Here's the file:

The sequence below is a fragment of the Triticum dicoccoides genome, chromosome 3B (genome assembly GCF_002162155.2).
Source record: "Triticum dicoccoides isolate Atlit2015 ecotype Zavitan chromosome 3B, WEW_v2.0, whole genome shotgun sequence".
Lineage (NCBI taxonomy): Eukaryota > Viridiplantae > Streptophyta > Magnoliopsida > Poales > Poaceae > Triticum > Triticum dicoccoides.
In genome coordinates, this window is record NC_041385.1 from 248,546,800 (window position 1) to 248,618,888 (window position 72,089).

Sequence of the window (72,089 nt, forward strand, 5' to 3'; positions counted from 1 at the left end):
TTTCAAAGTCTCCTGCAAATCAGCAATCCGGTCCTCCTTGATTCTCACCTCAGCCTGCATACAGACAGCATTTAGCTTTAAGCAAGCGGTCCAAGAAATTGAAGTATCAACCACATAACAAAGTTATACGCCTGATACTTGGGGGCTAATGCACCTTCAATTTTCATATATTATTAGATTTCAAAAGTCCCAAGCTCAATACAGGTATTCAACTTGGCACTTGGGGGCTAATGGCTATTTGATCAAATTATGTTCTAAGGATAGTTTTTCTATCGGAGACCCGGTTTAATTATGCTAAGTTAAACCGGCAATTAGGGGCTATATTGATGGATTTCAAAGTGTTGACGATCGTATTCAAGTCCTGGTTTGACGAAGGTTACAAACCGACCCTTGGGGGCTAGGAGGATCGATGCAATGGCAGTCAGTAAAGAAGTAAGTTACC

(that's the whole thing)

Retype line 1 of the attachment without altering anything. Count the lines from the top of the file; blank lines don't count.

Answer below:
The sequence below is a fragment of the Triticum dicoccoides genome, chromosome 3B (genome assembly GCF_002162155.2).